A couple of weeks ago, I made the case (which I stand by) that it's more likely that Torres goes to the European Championships with Spain (although he absolutely needs to be playing regularly with Chelsea) and that his value as both a support striker and as an impact player could still be vital for the world and European champions.
In my view, Torres' being left out of the Spain squad for this game is perfectly legitimate given that Didier Drogba has relegated El Nino to the bench, and part of Del Bosque's intention is to make it clear to Torres, and every other player, that there will be no favors done for established stars if they are out of form and sitting on the bench for their club.
Equally, it is clear that Soldado will need to impress in training, in his attitude and in the game time he receives.
Should Del Bosque favor the "false" center forward tactic during the European Championships, he has a handful of footballers who can adapt to that role.
David Silva has done that twice (successfully against Scotland) while Juan Mata, Santi Cazorla, Cesc Fabregas and Andres Iniesta could all, in theory, mimic the role that Lionel Messi has made his own at Barcelona and that was once the territory of Francesco Totti at Roma and Michael Laudrup on the Barca Dream Team.
There is a problem in that this "false" center-forward position requires a player who possesses pace -- absolutely, blinding, searing pace if possible.
Technique, timing and a good dribble are all required, but that ability to erupt past defenders usually defines whether the role is yours. Probably only Iniesta unites all the qualities, but his physique and tendency toward picking up injuries would render it a decent-sized risk to put him in this physically demanding position.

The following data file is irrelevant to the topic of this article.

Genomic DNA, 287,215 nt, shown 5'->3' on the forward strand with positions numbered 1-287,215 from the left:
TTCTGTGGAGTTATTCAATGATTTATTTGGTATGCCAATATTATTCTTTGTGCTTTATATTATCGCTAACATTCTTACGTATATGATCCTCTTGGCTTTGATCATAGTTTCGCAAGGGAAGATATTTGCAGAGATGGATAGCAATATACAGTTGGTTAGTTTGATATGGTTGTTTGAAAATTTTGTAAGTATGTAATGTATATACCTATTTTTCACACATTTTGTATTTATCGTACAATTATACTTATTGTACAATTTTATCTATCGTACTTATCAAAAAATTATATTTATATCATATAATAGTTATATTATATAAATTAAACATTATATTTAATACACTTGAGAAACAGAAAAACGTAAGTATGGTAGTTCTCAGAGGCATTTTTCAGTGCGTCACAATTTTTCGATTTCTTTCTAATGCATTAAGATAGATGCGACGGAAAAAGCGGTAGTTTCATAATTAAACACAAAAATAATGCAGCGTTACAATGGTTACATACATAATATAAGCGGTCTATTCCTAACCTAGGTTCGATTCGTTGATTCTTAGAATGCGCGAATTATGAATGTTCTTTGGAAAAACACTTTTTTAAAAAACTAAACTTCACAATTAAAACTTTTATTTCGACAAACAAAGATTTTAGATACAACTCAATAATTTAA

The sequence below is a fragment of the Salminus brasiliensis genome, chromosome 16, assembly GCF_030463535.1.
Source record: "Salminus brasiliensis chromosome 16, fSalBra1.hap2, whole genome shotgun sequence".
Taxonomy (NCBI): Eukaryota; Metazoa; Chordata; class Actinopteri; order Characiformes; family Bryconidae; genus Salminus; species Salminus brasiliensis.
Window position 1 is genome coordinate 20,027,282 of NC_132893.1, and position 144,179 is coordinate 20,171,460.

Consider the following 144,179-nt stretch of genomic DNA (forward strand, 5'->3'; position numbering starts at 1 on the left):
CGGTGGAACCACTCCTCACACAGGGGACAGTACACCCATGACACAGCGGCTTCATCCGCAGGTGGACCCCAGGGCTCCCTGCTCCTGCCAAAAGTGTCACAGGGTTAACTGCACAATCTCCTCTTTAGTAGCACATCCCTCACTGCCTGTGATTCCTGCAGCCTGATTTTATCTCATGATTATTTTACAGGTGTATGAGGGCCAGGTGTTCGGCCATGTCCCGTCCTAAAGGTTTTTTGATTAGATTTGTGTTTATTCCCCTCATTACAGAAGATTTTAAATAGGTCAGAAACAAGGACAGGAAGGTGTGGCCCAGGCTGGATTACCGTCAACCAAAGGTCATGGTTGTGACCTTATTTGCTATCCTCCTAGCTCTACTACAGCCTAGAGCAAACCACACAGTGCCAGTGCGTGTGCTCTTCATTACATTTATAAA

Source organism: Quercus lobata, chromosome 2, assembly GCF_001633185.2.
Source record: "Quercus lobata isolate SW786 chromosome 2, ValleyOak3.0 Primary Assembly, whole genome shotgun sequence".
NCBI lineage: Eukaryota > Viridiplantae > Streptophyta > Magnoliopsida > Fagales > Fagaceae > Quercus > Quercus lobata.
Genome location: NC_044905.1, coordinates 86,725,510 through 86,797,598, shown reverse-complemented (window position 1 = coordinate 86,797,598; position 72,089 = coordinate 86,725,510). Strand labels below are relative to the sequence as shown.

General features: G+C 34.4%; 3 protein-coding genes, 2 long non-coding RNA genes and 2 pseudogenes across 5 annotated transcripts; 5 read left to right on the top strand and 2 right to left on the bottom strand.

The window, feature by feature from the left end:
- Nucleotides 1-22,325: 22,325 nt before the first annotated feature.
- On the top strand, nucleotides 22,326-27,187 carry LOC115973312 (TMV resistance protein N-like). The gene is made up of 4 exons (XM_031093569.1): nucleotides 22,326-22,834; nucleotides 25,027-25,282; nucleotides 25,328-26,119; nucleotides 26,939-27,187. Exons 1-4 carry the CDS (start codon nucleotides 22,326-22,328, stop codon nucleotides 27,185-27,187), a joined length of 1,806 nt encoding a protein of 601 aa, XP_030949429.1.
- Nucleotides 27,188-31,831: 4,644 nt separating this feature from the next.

One of the unknown wild cards which Del Bosque may be able to play is Villa. Although his broken leg was a serious injury, this tough son of a miner has worked tirelessly to advance his rehabilitation. And although many things like strength, sharpness and getting the green light from medical specialists still lie ahead as obstacles to Villa's successful return to the Euros, the betting in Barcelona is that he'll make it in time.
Graham Hunter is also the author of "Barca: The Making of the Greatest Team in the World," available as an e-book on the iPad, Kindle and Kobo. The printed version is available in paperback and can be ordered at BackPage Press.
So for the supporting cast behind Llorente (Pedro, Negredo, Torres, Soldado), there are going to be some nervous and disappointing days ahead. If Villa is fit and selected this summer, one or two big names will miss out.
However, the great football tournament stories are full of unlikely late-arriving heroes, and personally, I'm not giving up on Torres until it is clear whether he can win his starting role back at Chelsea. If he does, he can still be a vital asset for Spain. If not, there is no place for nostalgia.
On which point there have been two phrases heard more loudly than any others over the past few days with the Spain squad. One is simple and two syllables: compete. It's a word that is being drummed into the players and to which they respond. The champions won't go to the Euros this summer full of arrogance and superiority complex -- they will go to compete. Hard.
The other phrase you hear? It is this: "We have to forget the last four years." They have been golden, they have been glorious and they have taught this group many lessons that are now etched into the computer chips in the brains of Xavi, Iniesta, Xabi Alonso, Iker Casillas et al.
But there will be no resting on laurels, no turning up and expecting to stroll to a third straight international title. Spain may not be quite the powerful proposition it was approaching the past two big tournaments. But it is not to be underestimated.
Nostalgia? No thanks. Not here.
Graham Hunter is a Barcelona-based freelance writer for ESPN.com who specializes in La Liga and the Spanish national team. You can reach him on Twitter at twitter.com/BumperGraham.